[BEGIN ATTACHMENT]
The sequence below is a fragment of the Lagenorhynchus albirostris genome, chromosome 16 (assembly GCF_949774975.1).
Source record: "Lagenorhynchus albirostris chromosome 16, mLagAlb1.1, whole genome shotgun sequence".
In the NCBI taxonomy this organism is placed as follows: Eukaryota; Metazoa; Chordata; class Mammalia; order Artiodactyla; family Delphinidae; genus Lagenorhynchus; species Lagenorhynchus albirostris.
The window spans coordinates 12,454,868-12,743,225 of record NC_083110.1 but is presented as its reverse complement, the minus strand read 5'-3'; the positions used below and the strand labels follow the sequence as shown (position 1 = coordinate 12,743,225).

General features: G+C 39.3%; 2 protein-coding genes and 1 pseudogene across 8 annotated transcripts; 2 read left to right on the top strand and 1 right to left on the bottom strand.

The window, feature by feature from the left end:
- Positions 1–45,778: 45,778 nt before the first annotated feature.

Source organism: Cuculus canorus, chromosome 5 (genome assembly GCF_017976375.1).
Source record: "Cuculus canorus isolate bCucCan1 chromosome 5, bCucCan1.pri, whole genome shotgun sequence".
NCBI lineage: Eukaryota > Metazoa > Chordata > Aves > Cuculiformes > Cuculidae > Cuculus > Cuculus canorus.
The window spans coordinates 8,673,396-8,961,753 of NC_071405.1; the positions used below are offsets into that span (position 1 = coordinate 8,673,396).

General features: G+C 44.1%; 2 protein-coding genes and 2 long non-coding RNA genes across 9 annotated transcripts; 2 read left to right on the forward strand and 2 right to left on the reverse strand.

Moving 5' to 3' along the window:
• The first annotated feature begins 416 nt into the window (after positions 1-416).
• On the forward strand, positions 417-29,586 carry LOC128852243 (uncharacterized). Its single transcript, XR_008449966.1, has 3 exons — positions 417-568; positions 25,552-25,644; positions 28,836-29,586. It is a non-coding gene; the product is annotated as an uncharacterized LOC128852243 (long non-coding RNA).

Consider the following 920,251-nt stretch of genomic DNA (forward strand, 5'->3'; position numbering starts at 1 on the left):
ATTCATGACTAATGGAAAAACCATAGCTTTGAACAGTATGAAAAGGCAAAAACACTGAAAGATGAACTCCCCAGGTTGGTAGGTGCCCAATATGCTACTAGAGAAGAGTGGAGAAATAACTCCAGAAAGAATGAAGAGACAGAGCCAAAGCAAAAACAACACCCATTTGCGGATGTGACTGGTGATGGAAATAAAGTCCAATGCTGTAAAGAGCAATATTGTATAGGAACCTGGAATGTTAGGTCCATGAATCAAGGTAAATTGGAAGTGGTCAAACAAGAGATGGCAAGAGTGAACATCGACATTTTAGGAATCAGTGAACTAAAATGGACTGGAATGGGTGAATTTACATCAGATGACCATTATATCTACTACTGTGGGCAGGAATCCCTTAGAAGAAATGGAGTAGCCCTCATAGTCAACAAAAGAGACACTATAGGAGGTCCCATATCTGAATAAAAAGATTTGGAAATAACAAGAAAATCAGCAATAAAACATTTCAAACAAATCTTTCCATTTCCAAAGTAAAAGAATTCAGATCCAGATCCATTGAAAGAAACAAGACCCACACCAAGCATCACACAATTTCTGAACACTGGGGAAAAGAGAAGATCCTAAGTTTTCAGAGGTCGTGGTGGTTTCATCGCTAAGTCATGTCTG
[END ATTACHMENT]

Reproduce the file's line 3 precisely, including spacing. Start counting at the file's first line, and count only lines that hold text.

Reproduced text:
In the NCBI taxonomy this organism is placed as follows: Eukaryota; Metazoa; Chordata; class Mammalia; order Artiodactyla; family Delphinidae; genus Lagenorhynchus; species Lagenorhynchus albirostris.